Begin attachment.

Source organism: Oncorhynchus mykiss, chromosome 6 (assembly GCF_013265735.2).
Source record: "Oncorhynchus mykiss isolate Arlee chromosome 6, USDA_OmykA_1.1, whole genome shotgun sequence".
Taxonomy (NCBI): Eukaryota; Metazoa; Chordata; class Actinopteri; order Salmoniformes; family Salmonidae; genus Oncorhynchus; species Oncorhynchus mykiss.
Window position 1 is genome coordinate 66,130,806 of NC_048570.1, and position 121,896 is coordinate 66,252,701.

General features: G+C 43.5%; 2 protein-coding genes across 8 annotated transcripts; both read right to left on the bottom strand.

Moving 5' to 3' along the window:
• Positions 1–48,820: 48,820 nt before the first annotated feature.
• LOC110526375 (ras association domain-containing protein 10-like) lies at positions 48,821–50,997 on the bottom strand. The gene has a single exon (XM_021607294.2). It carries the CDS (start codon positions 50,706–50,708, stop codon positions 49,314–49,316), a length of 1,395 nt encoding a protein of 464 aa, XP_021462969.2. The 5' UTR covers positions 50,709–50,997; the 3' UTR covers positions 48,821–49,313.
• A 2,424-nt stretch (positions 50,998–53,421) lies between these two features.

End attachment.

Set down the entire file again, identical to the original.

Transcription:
Source organism: Oncorhynchus mykiss, chromosome 6 (assembly GCF_013265735.2).
Source record: "Oncorhynchus mykiss isolate Arlee chromosome 6, USDA_OmykA_1.1, whole genome shotgun sequence".
Taxonomy (NCBI): Eukaryota; Metazoa; Chordata; class Actinopteri; order Salmoniformes; family Salmonidae; genus Oncorhynchus; species Oncorhynchus mykiss.
Window position 1 is genome coordinate 66,130,806 of NC_048570.1, and position 121,896 is coordinate 66,252,701.

General features: G+C 43.5%; 2 protein-coding genes across 8 annotated transcripts; both read right to left on the bottom strand.

Moving 5' to 3' along the window:
• Positions 1–48,820: 48,820 nt before the first annotated feature.
• LOC110526375 (ras association domain-containing protein 10-like) lies at positions 48,821–50,997 on the bottom strand. The gene has a single exon (XM_021607294.2). It carries the CDS (start codon positions 50,706–50,708, stop codon positions 49,314–49,316), a length of 1,395 nt encoding a protein of 464 aa, XP_021462969.2. The 5' UTR covers positions 50,709–50,997; the 3' UTR covers positions 48,821–49,313.
• A 2,424-nt stretch (positions 50,998–53,421) lies between these two features.